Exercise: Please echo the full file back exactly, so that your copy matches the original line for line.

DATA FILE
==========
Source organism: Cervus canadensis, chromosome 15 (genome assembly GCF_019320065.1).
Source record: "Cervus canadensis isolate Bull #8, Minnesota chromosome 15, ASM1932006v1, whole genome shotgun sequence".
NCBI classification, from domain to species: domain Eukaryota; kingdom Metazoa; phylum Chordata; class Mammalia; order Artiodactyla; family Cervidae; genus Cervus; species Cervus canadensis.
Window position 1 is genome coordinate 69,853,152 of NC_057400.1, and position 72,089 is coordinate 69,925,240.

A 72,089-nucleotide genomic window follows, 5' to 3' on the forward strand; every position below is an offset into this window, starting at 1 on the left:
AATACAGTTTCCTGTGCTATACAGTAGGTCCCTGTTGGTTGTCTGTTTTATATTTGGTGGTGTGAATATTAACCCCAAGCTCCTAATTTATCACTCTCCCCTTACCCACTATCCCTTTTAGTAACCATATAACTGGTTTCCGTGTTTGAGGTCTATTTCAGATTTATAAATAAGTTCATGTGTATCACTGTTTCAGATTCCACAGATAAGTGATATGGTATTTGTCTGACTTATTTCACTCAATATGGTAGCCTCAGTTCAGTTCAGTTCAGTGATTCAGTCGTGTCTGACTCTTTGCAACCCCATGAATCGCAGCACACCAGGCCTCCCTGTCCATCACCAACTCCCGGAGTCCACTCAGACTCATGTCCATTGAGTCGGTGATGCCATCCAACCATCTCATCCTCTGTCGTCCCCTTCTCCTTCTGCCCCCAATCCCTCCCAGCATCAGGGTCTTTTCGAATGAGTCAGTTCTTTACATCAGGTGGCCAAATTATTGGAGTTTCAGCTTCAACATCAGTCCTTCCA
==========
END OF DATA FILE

Source organism: Cervus canadensis, chromosome 15 (genome assembly GCF_019320065.1).
Source record: "Cervus canadensis isolate Bull #8, Minnesota chromosome 15, ASM1932006v1, whole genome shotgun sequence".
NCBI classification, from domain to species: domain Eukaryota; kingdom Metazoa; phylum Chordata; class Mammalia; order Artiodactyla; family Cervidae; genus Cervus; species Cervus canadensis.
Window position 1 is genome coordinate 69,853,152 of NC_057400.1, and position 72,089 is coordinate 69,925,240.

A 72,089-nucleotide genomic window follows, 5' to 3' on the forward strand; every position below is an offset into this window, starting at 1 on the left:
AATACAGTTTCCTGTGCTATACAGTAGGTCCCTGTTGGTTGTCTGTTTTATATTTGGTGGTGTGAATATTAACCCCAAGCTCCTAATTTATCACTCTCCCCTTACCCACTATCCCTTTTAGTAACCATATAACTGGTTTCCGTGTTTGAGGTCTATTTCAGATTTATAAATAAGTTCATGTGTATCACTGTTTCAGATTCCACAGATAAGTGATATGGTATTTGTCTGACTTATTTCACTCAATATGGTAGCCTCAGTTCAGTTCAGTTCAGTGATTCAGTCGTGTCTGACTCTTTGCAACCCCATGAATCGCAGCACACCAGGCCTCCCTGTCCATCACCAACTCCCGGAGTCCACTCAGACTCATGTCCATTGAGTCGGTGATGCCATCCAACCATCTCATCCTCTGTCGTCCCCTTCTCCTTCTGCCCCCAATCCCTCCCAGCATCAGGGTCTTTTCGAATGAGTCAGTTCTTTACATCAGGTGGCCAAATTATTGGAGTTTCAGCTTCAACATCAGTCCTTCCA